A primer on Russian swords

 Yula Kalina performs an equestrian rotine with a shashka.

Yula Kalina performs an equestrian rotine with a shashka.


Back when swords were the weapon of choice in warfare, Russian warriors wielded theirs with a special pride. Anyone familiar with Russian history knows that the sword has always been seen as a symbol of power and status. Specially made weapons were passed on from father to son, while some warriors swore on their sword. Great warriors were often buried with theirs, and at one time, swords were even accepted as legal tender. It stands to reason that Russian swordmakers were recognized worldwide as some of the best craftsmen of their time. Blades made by these metal workers were highly prized, and were even believed to contain magical powers.

At the same time, not every Russian warrior was privileged enough to carry one. They were forged individually, with the person who would eventually use them in mind.
Furthermore, it was not the army’s prerogative to hand out blades to every soldier, recognizing that not everyone had the necessary skill to use the weapon effectively in battle.

 A Russian shashka.

A Russian shashka.

Because only the capable wielded them, Russian swords and the men who carried them were known to be deadly and devastatingly efficient in combat. A well-placed heavy blow with a strong sword was usually enough to slice through some of the toughest armor, mortally injuring the man behind it and incapacitating an enemy with a single strike.

Three types  of Russian swords
As fighting styles and the needs of combat evolved, so did the basic weapon, giving rise to three types of Russian swords: the shashka, the Cossak sabre, and the kindjal. The first and second types of swords are closely related. First, the shashka. Sometimes referred to as shashqua, it is a slim, durable sword, with a blade straight enough to be a good thrusting weapon while still sporting enough curve to make it excellent at cutting and slashing. The shashka looks like something between a straight sword and a full sabre, and its name originates from an Adyghe word meaning “long knife”. Typically, it sports a very sharp single edge, and is wielded with a single hand. It is a guardless sword, meaning that the blade is completely hidden in its wooden scabbard when not in use, leaving only the large, curved pommel and decorated hilt in full view. Widely used during the 19th century, the shashka eventually became the standard weapon in almost all Russian cavalry units, replacing the ordinary sabre except hussars. By 1881, the shashka became the official weapon for all Russian troops and police. The Cossack sabre was a modified form of the basic shashka. Used as early as the 17th century and still prominent in Russian troops in the Second World War, it is thin, light, and features a less ornate grip. Russia is home to one of the few cultures to incorporate swords in their cultural dances, and the Cossack sabre is used in this tradition. Finally, we come to the kindjal. A short, double-edged sword that was sometimes used together with the shashka or sabre, it was such an integrated part of Russian military culture that it became part of the uniform. To this day, a ceremonial dagger is part of an officer’s uniform. The kindjal blade is a short, straight, and double bladed sword with a wickedly sharp point. Along the blade runs a follow path, leading from the grip and almost down to the tip. Different kinds of kindjal have different locations of this groove, ranging from being precisely centered to deliberately off-center, to having double paths. There are also different blade shapes, as opposed to the common belief that the typical kindjal is slightly curved.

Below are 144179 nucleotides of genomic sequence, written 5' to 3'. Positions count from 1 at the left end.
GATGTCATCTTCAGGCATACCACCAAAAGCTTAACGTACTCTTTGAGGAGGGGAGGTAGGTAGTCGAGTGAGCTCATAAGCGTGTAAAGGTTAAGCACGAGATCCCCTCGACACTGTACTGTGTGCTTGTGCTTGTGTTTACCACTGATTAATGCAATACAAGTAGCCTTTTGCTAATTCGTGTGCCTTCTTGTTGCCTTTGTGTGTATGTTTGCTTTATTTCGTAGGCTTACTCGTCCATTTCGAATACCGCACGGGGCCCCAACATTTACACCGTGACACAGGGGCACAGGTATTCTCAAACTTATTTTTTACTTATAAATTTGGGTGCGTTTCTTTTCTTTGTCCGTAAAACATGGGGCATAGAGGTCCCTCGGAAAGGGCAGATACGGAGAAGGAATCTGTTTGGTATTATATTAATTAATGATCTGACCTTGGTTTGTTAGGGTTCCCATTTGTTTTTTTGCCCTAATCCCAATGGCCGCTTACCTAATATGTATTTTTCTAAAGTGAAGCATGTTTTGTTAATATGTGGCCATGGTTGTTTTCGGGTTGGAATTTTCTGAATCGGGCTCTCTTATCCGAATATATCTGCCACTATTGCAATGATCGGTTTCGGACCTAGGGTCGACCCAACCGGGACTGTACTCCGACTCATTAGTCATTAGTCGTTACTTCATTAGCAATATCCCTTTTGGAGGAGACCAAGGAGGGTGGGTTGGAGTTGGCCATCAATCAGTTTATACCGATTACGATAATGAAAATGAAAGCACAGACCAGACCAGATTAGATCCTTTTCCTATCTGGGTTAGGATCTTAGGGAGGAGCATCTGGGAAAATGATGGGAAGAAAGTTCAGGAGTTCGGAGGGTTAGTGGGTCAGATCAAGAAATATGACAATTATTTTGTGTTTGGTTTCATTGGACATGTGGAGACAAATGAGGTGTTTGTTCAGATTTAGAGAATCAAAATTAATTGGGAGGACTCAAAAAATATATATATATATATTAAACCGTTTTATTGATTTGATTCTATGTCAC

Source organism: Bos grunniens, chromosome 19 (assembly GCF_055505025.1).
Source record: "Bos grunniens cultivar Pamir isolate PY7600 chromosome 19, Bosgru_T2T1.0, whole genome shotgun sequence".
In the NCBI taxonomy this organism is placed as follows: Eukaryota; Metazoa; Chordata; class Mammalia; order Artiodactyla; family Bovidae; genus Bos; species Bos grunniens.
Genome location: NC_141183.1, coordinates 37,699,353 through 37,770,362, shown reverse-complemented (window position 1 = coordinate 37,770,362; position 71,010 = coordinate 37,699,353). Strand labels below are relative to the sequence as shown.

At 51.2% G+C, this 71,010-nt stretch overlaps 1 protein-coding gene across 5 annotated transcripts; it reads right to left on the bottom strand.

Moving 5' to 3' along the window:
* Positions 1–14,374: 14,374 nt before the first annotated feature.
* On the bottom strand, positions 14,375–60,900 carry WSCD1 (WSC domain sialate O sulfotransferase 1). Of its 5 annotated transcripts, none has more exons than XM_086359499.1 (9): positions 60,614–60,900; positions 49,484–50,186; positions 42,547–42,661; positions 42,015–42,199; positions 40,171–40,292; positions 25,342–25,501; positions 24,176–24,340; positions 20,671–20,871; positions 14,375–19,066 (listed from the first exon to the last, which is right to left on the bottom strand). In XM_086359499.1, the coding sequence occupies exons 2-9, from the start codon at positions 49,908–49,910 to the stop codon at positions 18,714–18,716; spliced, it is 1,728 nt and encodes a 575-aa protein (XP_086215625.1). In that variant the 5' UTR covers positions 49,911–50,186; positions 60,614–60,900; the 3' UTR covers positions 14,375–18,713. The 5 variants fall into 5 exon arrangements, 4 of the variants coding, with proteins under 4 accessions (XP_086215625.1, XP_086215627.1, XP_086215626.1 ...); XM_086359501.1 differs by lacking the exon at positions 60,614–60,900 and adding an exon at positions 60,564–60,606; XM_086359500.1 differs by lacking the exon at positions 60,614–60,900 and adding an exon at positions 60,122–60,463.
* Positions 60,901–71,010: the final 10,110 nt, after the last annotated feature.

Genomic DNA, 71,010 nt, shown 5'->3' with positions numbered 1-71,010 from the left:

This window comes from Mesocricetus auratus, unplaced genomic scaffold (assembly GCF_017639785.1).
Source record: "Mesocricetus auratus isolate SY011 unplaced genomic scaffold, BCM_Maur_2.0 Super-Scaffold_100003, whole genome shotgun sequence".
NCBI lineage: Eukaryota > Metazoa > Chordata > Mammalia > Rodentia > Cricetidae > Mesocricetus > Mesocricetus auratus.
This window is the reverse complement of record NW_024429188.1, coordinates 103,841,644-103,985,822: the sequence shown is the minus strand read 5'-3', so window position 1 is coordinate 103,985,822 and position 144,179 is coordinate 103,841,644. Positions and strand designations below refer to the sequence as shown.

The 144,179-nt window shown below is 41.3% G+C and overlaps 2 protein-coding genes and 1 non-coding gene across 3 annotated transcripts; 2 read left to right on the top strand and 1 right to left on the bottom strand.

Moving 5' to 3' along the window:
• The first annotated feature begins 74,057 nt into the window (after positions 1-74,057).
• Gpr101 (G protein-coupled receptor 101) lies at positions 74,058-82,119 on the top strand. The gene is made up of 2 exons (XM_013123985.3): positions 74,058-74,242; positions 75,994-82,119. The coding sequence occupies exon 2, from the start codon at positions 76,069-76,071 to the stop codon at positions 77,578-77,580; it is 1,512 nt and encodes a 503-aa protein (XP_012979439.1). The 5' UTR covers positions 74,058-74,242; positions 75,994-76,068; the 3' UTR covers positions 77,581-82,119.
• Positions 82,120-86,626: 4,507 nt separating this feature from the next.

The writer with a kindjal, a short, straight, double-bladed sword.  CONTRIBUTED PHOTOS

The writer with a kindjal, a short, straight, double-bladed sword. CONTRIBUTED PHOTOS

The finely crafted handles are usually made of wood or horn, and rest on to top of a wooden sheath when the sword is not in use. The sheaths are also commonly encased in ornately decorated leather or metal. A dear friend of four years, Yula Kalina, is an equestrian gold medalist in Russia who performs with the team of horse riders in The Kremlin School of Riding. The team travels around Russia, Europe and other nearby countries performing in historical plays incorporating the use of the Russian swords while riding the strong horses. All three blades are esteemed in Russia’s history and culture. Recently, there has been revived interest in the art of wielding them, if only to preserve their history and cultural significance.

“Mumbakki” Daniel Foronda is an MMA champion and a Filipino martial arts expert. He is currently based in Russia where he is a combat tactical trainer to the country’s Military Special Forces.


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1 Comment

  1. Good article… The Russian steppes were once home to the nomadic horsemen like the Sarmatians, Scythians whose skill with the horse and sword often proved a match for the legions of Rome….